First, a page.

So I’ve had a bit on my proverbial plate of late, what with Ismia (designing, play-testing, illustrating and coloring), Dungeons & Dragons adventure mod design, Maya work, gaming and blogging, but just to make sure I don’t have a shred of free time, I figured I’d learn how to design games in Flash.

It’s an idea that’s been kicking around in my head for quite some time. I loved designing Ismia. I revel in the problem solving and logic that goes into developing game mechanics. It has always been just a matter of time before I tried my hand at my other love — video games. The logical first step for me is learning Adobe Flash.

No problem, I thought. Just look up some tutorials on line and get to work. I found my first tutorial, designed for beginners like me, started reading it and was a bit disappointed with what I found: gobbledegook. Turns out I was more than a beginner. Back to square zero. I have some rudimentary knowledge of HTML and I knew my way around a DOS prompt back in the day, but a programmer I am not. I would really need someone to hold my hand. Luckily, the next tutorial was ready to do just that, and it had been hiding under my nose on my favorite flash games site.


Kongregate has a section of their site devoted to a series of very well made tutorials or “shootorials” that hold your hand through the development of a very simple side-scrolling shooter. The author has a knack for divulging the right information at the right time, and assumes the reader has absolutely zip knowledge about Flash. He explains not only the code but other basic Flash jargon like the “stage”, “variables” and a “class.” Terms that the other tutorials assumed I knew.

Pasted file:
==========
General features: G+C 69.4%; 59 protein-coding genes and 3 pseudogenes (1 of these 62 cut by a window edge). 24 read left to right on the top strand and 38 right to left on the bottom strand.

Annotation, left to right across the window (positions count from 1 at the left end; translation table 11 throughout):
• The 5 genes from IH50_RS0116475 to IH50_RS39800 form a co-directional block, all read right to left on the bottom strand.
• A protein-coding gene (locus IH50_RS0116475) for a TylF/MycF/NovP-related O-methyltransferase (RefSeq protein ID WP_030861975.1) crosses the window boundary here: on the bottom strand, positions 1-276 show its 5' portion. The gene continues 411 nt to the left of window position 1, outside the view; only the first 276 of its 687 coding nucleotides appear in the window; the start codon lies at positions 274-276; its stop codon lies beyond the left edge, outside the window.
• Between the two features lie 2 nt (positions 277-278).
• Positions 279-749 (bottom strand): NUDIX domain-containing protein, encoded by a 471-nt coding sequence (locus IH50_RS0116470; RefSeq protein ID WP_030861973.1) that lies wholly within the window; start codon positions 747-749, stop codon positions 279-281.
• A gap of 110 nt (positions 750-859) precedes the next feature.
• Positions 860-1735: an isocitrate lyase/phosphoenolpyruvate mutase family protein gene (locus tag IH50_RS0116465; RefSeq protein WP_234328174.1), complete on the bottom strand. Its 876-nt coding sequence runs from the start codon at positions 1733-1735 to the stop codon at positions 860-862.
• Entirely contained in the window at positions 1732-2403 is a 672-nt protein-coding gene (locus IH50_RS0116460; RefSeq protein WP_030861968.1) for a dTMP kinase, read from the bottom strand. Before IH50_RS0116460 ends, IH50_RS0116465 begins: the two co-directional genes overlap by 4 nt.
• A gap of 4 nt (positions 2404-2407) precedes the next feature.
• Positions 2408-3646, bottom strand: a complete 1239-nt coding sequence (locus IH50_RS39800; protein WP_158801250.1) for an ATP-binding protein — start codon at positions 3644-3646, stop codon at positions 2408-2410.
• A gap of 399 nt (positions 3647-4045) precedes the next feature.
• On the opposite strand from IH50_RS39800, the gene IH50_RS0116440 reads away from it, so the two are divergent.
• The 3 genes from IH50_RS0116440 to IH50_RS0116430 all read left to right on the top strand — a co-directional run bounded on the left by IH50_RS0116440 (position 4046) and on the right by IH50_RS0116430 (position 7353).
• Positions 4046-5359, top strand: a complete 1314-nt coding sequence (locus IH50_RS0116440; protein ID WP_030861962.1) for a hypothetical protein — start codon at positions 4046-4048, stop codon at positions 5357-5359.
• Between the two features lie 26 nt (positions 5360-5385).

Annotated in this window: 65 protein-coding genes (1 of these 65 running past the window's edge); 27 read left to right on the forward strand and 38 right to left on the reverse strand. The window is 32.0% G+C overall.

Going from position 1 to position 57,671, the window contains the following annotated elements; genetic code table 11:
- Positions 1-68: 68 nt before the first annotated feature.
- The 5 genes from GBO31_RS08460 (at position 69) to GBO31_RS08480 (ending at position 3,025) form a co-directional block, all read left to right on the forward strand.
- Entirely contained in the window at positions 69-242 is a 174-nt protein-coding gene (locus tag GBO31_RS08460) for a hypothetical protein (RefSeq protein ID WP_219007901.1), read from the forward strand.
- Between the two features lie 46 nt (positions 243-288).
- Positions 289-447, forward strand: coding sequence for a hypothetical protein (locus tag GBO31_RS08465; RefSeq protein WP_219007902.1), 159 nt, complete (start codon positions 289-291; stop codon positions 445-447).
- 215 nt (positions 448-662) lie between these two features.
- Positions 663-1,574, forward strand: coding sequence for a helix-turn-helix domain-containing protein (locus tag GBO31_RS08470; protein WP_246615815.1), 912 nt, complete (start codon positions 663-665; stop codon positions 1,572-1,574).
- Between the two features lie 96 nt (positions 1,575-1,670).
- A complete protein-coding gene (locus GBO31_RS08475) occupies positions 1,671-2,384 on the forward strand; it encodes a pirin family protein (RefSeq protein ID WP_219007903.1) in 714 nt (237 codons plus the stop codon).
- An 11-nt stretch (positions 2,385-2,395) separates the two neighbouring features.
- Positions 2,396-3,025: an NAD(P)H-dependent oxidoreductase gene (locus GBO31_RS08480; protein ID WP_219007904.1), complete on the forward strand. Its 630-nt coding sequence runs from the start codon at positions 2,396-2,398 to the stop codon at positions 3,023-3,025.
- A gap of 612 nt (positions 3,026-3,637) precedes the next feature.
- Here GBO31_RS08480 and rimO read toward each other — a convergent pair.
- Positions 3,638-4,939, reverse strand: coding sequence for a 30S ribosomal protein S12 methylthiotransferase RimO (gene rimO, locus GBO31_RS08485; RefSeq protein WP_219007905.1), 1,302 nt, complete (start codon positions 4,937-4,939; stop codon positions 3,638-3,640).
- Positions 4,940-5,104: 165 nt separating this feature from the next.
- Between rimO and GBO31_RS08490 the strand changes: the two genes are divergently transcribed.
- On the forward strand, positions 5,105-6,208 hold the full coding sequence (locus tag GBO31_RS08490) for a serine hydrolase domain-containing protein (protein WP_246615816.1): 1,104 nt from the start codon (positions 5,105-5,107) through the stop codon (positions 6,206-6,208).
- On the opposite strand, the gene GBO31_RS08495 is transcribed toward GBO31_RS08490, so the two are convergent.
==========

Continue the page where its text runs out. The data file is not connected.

The tutorials quickly get more advanced but never feel too difficult. There were times that my version of the game didn’t work even though I had done the steps exactly as they were laid out. By that point the author had already instilled a level of competence that allowed me to look at my code and find out why it wasn’t working, then move on with the tutorial. In this way, the author slowly lets go of your hand and off you go.

The upshot is, two days later, I have my first playable game. When I encounter a problem, I am able to read through my very basic code and find the mistakes.  I am even able to write code that I think should work based on the logic of the program as I understand it and sometimes it actually WORKS!

With a book on Flash game design in the mail, and a burning itch to keep learning this fun and complex program, my first online flash game doesn’t seem too far off in the future!